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Ohio budget includes provision to require parental permission for kids to use social media

 A phone screen showing various social media companies
Twin Design
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Shutterstock
A phone screen showing various social media companies

Ohio’s two year state budget always has things in it that aren’t related to state spending. For instance, the budget unveiled last month by Gov. Mike DeWine includes an idea that other states and even some countries have considered: requiring social media companies to get parents’ permission before kids under 16 can join their platforms.

Under the Social Media Parental Notification Act, TikTok, Instagram, YouTube and other social media would have to verify parental permission for kids 16 and under.

Republican Lt. Gov. Jon Husted is pushing this. He said it’s not government overreach – it’s a way to protect kids from social media addiction and disturbing content.

“Everything in your child's life needs parental consent. But in the form of social media, one of the most dangerous threats to their social lives right now, there's nothing. There's no requirement, and we need to fix that," Husted said.

Husted pointed to recent comments from US Surgeon General Vivek Murthy that children under 14 should not use social media. And he notes the death by suicide of a 15-year-old central Ohio boy who was the victim of a scheme to extort money from him in exchange for not posting a nude photo he'd provided to an adult he thought was a teenage girl. But he also said kids are also being bullied and body-shamed, and seeing negative posts about gender transitioning - all of which can be destructive, especially to kids with developing brains.

“When you know a product is harmful, whether it's been cigarettes or something else, we've had to step in and find ways to limit or mitigate the harmful nature of that product," Husted said. "And in this particular case, we're not banning anything. We're just saying parental notification."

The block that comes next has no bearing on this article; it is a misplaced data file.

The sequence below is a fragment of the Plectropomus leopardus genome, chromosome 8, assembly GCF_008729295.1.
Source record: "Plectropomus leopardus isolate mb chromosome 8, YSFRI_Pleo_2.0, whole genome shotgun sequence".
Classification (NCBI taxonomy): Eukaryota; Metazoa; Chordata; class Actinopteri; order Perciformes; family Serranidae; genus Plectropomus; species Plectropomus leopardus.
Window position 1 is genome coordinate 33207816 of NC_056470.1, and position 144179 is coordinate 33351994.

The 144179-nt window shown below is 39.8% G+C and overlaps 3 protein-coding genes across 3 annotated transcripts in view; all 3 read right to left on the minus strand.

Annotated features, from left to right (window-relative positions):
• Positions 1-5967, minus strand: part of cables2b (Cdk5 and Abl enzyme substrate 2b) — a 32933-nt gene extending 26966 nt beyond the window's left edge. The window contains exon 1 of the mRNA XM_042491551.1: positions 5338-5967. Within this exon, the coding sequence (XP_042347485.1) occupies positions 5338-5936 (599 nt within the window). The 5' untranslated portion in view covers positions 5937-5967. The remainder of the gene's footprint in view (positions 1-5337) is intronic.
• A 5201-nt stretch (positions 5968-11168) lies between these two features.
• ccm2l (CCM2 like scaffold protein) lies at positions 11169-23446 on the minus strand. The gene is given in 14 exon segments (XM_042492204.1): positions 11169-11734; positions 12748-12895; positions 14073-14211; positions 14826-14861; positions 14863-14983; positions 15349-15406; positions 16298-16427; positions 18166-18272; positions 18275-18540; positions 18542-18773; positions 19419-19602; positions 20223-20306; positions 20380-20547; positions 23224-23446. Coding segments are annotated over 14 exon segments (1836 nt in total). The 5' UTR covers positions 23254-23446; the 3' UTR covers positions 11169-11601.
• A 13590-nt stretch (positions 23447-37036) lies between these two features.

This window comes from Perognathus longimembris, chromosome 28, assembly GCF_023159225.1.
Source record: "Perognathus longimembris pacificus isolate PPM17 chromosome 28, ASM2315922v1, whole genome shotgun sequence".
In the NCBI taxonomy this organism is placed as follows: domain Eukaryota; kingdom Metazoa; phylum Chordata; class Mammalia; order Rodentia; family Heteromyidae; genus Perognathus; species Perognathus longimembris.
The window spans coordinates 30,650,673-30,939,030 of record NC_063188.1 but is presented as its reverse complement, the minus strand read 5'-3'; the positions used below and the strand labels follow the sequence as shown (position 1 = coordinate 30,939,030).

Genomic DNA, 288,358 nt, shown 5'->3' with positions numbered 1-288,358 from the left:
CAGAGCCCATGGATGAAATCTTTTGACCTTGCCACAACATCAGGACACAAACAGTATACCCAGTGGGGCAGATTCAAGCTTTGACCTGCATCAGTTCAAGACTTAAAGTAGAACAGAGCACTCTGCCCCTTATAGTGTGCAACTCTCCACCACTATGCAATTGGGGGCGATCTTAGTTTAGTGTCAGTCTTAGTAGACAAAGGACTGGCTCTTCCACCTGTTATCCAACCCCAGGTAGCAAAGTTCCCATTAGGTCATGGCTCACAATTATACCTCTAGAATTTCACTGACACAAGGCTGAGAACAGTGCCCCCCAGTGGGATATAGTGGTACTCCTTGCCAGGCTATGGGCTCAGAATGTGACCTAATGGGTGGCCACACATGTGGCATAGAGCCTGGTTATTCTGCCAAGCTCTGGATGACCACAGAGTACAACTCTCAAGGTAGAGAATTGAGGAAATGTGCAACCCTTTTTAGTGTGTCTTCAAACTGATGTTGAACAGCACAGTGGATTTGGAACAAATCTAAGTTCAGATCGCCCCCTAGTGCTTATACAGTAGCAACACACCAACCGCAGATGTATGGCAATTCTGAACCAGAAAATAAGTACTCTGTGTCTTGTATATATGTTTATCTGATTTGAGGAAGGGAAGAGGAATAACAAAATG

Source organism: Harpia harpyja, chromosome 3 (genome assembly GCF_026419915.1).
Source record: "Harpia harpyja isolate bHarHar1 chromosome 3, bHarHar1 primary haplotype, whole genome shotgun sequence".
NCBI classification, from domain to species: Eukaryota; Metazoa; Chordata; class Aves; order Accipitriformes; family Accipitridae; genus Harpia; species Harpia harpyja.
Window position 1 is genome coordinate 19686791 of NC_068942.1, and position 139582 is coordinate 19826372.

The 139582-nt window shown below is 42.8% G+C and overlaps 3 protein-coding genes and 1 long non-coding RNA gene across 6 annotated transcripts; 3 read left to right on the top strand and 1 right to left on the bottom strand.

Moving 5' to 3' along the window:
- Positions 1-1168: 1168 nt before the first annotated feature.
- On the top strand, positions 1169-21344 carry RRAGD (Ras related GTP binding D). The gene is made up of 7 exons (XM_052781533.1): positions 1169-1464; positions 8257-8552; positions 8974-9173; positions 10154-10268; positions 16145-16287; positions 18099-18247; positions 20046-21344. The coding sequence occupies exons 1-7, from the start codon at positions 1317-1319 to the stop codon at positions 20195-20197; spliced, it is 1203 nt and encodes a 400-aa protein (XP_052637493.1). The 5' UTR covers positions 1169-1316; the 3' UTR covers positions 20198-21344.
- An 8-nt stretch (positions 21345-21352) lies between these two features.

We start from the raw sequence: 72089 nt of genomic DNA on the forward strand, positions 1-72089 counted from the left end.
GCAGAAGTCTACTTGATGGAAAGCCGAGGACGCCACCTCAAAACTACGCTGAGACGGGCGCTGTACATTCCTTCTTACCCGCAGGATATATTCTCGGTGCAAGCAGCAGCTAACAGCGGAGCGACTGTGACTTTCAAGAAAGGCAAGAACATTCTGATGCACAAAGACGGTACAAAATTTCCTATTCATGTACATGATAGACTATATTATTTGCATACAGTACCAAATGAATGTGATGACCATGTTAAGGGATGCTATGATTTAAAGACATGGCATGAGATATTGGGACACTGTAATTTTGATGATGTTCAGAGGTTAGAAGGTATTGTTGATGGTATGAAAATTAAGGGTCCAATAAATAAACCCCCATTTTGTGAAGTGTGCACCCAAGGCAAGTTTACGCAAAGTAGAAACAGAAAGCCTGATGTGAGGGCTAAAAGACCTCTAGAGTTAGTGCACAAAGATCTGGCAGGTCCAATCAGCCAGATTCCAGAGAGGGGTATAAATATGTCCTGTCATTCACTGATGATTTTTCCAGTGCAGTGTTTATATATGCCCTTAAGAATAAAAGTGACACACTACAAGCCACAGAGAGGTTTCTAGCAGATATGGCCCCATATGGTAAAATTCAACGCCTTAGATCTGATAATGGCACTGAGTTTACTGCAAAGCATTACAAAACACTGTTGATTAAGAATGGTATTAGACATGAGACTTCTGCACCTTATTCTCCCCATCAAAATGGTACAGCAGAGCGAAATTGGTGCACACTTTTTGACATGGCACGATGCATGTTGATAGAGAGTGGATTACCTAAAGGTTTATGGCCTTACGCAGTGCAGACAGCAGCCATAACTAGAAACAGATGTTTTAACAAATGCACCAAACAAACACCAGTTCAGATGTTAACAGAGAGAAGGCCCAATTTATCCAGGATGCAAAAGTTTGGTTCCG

The parental permission requirement would include social media and online gaming activities, but would not include online shopping. If a parent or caregiver refuses to comply, the company would have to deny access to the child.

"The state does have enforcement capability on this, which can involve monetary penalties and ultimately could result in the suspension of the service within the state," Husted said. "We hope that none of those kinds of things would ever happen, because we hope the social media companies will come forward and work with us on this to help solve the problem."

A Pew Research study last year showed nearly all teens have smartphones, and 95% of them use YouTube and two-thirds use TikTok. More than half said it would be "difficult" to give up social media.

Meta, the parent company of Facebook and Instagram, said in a statement that reads in part that it has more than 30 online tools to support teens and families, including age verification. There was no response to requests for comment from TikTok or Google, which owns YouTube.

State lawmakers just started reviewing the budget last week, and would have to approve this along with the rest of the spending plan for it to go into effect, which would happen 90 days after the budget is signed into law. Ohio's new fiscal year starts July 1, so the budget must be in place by then.

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Contact Karen at 614-578-6375 or at kkasler@statehousenews.org.